Ask any traveler about their experiences abroad and you’ll invariably get responses citing the opening of eyes, hearts, or minds. Travel IS the process of opening—exposing yourself to the influence of The Other, seeing great beauty through the eyes of another, and allowing yourself to be altered irreversibly by it.
Less frequently do you hear about the process of closing. I imagine it happens to most travelers at one time or another…take any open-minded person and subject them to constant touting and the less frequent but ever-threatening possibility of getting scammed or robbed, and most would end up with at least a bit of a shell—at best a wary eye, at worst a complete shut-down towards all interactions.
I’ll admit it: Jeremy and I grew a shell. After six months in Asia, we expected that any local who approached us on the street was trying to sell us something. We were most skeptical of those who didn’t lead with a sales pitch, but instead opened by asking where we were from or how long we had been in the country. We recognized the tactic for what it usually was—a lead to make us feel comfortable before the hard sell.
A week in Istanbul broke through that shell and smashed it into a million little pieces. Sure, there were people of the “Hello my friend, come into my carpet shop” variety, but the vast majority of our interactions with the locals here were surprisingly, I dunno, personal. If someone tried to sell us something and we politely declined, they still wanted to know where we were from, how long we would be in Turkey, and whether or not we were having a good time. It seemed like the Turkish people wanted to know all about us—even after we rejected their sales advance!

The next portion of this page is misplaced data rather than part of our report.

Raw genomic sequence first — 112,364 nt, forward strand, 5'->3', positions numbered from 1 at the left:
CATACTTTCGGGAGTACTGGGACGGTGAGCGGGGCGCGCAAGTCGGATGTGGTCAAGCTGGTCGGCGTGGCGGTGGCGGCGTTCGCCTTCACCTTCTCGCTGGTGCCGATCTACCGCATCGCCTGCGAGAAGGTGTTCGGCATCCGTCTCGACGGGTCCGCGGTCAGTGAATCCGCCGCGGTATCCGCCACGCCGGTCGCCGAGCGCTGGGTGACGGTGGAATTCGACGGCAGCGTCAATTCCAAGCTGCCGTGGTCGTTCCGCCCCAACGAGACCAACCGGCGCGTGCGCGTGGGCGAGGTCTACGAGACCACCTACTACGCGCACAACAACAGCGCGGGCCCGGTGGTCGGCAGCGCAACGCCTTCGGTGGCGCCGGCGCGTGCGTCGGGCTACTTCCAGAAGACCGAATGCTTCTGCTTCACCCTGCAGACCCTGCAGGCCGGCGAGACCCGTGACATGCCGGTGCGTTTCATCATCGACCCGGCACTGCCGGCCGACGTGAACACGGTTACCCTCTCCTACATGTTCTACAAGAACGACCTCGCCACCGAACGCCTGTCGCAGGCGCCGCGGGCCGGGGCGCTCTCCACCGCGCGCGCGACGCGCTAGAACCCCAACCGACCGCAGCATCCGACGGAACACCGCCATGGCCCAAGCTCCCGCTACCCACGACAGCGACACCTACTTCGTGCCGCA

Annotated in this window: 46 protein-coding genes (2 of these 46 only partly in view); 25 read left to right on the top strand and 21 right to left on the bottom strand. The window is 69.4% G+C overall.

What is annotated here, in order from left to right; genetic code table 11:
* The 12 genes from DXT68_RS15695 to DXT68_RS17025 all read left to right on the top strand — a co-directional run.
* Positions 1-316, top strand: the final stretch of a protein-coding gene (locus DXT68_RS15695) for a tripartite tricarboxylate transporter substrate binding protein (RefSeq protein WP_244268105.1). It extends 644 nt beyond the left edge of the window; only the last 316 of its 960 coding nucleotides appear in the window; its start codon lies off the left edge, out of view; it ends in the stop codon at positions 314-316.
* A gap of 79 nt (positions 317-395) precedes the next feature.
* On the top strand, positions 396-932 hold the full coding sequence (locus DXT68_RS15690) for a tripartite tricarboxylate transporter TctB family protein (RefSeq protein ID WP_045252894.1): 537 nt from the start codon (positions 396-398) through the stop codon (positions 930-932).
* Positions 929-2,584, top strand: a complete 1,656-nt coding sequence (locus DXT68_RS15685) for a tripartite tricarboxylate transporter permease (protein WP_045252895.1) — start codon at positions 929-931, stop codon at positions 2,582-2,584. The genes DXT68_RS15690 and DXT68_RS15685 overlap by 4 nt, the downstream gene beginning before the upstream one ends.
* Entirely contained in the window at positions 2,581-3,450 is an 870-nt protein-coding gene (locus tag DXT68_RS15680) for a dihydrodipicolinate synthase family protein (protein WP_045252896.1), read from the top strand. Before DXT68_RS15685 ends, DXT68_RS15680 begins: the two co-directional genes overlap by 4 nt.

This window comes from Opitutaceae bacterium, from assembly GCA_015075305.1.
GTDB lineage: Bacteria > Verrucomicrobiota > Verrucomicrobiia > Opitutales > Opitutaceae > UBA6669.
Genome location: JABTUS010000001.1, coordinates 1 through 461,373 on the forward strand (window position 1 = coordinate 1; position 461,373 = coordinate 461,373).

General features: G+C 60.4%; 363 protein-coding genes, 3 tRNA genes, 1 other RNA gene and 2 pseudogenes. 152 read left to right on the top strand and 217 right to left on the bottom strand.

Even in the Grand Bazaar, Istanbul’s most famous tourist market, it seemed like the selling was secondary to the bantering. To be fair, we met another traveler (who has been to Istanbul 8 times) who swears that the salesmen used to hassle you a lot more at the Grand Bazaar (he thinks that they government has instructed the sellers to back off). And, even though it’s off topic, it’s worth mentioning that we weren’t too impressed with the goods on display there (J and I walked through about 3 aisles before turning to each other and saying, “How much of this stuff do you think was made in China?”). But despite stall after stall of identical souvenirs for sale, our wanderings through this 500-year-old market were fascinating. Again, it was because of the people. One Turkish vendor in the spice market even engaged me in competent (though heavily accented) conversational Mandarin.
Turkey is a stunning country. The landscape is incredible and the architecture can knock you off your feet. But despite all of this physical beauty, it’s the people—so full of love and graciousness that they could pierce through a 12FOOT3 shell—that will really get to you.